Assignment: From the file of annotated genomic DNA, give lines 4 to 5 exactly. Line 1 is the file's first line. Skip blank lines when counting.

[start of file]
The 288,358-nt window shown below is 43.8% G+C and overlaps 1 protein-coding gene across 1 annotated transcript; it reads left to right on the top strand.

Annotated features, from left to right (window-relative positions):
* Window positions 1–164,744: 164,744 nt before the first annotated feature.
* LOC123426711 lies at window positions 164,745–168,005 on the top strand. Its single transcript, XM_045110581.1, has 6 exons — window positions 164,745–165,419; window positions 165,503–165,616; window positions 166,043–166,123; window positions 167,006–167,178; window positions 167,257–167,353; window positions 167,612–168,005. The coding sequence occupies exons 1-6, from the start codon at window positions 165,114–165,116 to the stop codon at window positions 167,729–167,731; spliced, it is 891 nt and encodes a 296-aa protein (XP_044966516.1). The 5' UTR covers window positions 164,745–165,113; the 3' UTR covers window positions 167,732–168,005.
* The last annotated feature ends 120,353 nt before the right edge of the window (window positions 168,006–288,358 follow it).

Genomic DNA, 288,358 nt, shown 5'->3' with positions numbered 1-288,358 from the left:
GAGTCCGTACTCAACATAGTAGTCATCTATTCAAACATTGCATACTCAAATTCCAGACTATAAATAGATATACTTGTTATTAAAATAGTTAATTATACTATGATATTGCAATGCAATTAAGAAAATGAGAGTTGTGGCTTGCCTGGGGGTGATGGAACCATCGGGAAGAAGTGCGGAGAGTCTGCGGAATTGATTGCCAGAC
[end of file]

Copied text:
* LOC123426711 lies at window positions 164,745–168,005 on the top strand. Its single transcript, XM_045110581.1, has 6 exons — window positions 164,745–165,419; window positions 165,503–165,616; window positions 166,043–166,123; window positions 167,006–167,178; window positions 167,257–167,353; window positions 167,612–168,005. The coding sequence occupies exons 1-6, from the start codon at window positions 165,114–165,116 to the stop codon at window positions 167,729–167,731; spliced, it is 891 nt and encodes a 296-aa protein (XP_044966516.1). The 5' UTR covers window positions 164,745–165,113; the 3' UTR covers window positions 167,732–168,005.
* The last annotated feature ends 120,353 nt before the right edge of the window (window positions 168,006–288,358 follow it).